The Texas Rangers have finally landed much coveted ace, Cole Hamels…but how will the Hamels trade affect the Double-A Frisco RoughRiders?
After all, a small army of current and former RoughRiders will now switch allegiances from the Rangers to the Phillies. Here’s a look at who is gone and who might replace them going forward…
OF Nick Williams
Since Jorge Alfaro is currently on the DL with an ankle injury, and might miss the rest of the season, Nick Williams was perhaps the key prospect that allowed the Phillies to pull the trigger on last week’s Cole Hamels’ trade.
Williams, a toolsy outfielder and second round pick by the Rangers just three years ago, displayed an increased patience at the plate at Double-A this season. If he can prove this new-found willingness to work the count is sustainable, he could find himself in the Phillies’ outfield mix as soon as 2016.
On the rise: Lewis Brinson
Brinson, the Rangers first-round choice–the same summer they selected Williams in the second round–has started to flash his first-round promise.
Brinson was promoted from High-A to the Frisco RoughRiders late last week, after putting up a dazzling .337/.416/.628 line over 64 games with the Mavericks.
C Jorge Alfaro
Jorge Alfaro is a name near and dear to prospect hounds. He has been heralded as the Rangers’ next coming of Pudge Rodriguez.
High praise, even though Alfaro has had enough nagging injuries that leads some to question his durability.
No one questions Alfaro’s upside, however, as the strong-armed backstop is still raw defensively, but with his quick feet and ability to square up the ball, it appears he is headed for a solid major league career.
On the rise: Patrick Cantwell
Cantwell’s tools don’t scream as loudly as Jorge Alfaro’s. However, the 2012 third-rounder out of Stony Brook Univesrity, has the makings to become a serviceable big league backup.
RHP Jake Thompson
With stuff stout enough to project him as a legitimate number two or three starter, Thompson might have been a potential call-up to the Rangers later this summer.
He could likely be effective right now out of the bullpen, and don’t be surprised if he’s a September call-up for the Phillies.
On the rise: RHP Richelson Pena
Pena has been the Mavericks’ workhorse this season. Although he is still a bit raw, a promotion to Double-A Frisco might be in the works for the 21-year-old Dominican.
Over his last 10 starts in High-A, he’s gone 7-2 with a 4.36 ERA and a 40:10 SO/BB ratio.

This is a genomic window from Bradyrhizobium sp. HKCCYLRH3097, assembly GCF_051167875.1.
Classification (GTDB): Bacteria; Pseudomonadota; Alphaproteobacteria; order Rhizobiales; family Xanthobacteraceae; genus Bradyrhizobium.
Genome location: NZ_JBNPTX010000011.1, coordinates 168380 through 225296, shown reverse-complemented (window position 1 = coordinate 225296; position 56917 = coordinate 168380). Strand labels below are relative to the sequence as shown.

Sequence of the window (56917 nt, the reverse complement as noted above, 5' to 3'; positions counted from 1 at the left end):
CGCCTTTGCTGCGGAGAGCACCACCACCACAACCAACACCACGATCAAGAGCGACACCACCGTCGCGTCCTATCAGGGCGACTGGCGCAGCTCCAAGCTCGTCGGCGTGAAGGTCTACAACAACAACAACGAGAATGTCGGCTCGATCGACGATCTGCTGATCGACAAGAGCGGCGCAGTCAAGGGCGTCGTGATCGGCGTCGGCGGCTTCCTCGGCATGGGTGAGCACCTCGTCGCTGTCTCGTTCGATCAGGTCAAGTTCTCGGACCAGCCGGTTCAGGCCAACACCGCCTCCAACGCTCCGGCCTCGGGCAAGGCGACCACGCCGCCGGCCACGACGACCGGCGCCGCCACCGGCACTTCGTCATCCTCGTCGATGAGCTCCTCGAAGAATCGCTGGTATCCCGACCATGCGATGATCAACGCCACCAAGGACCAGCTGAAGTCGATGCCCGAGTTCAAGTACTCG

RHP Jerad Eickhoff
Jerad Eickhoff was a mainstay on the RoughRiders roster over the last two years. All told, he went 12-10 with a 4.52 ERA with 171 strikeouts over 193 1/3 innings of work.
His consistent effectiveness earned him a promotion to Triple-A Round Rock after just two games this season. The promotion paid off as he went 9-4 with a 4.25 ERA and kept his strikeout rate close to his Double-A numbers, producing 93 punchouts over 101 2/3 innings pitched. Look for Eickhoff to join the Phillies rotation as soon as September.
On the rise: LHP Andrew Faulkner
Faulkner presents an intimidating presence on the mound, standing at just over 6’ 3” tall.
He features more swing-and-miss stuff, but with that nasty movement comes some wildness. Over 21 starts for Frisco, the lean left-hander has averaged nine strikeouts per nine innings pitched (SO/9).
His walk rate is sky-high though, as he surrenders nearly five free passes per nine innings pitched (BB/9). His tendency to dish-out walks is part of the reason why he has been transitioned into a bullpen piece of late.
RHP Alec Asher
Like Eickhoff, Asher parlayed a strong start at Double-A this year into a quick promotion to Triple-A.
During his career for the RoughRiders, Asher went 12-15 with a 3.84 ERA, coupled with 165 strikeouts over 197 innings pitched. Asher is most likely to finish out the season in the Phillies’ Triple-A rotation, at Lehigh Valley.
On the rise: Jose LeClerc
Jose LeClerc, a diminutive Dominican, may be under-sized but his stuff is reminiscent of a fire-breathing giant.
Generously listed as 6’ tall, LeClerc, was pigeon-holed as a potential closer early on. Last season at High-A Myrtle Beach, he led the team in saves (14) while striking out 12.4 batters per nine innings.
Granted, he issued more free passes than the law should allow (5.8/9) his ability was on display and spoke loudly. The Rangers are seguing him into a starter, where he has had mixed success at Double-A. The strikeouts are still there (80 in 88 1/3 IP)—but so are the walks (6.1/BB).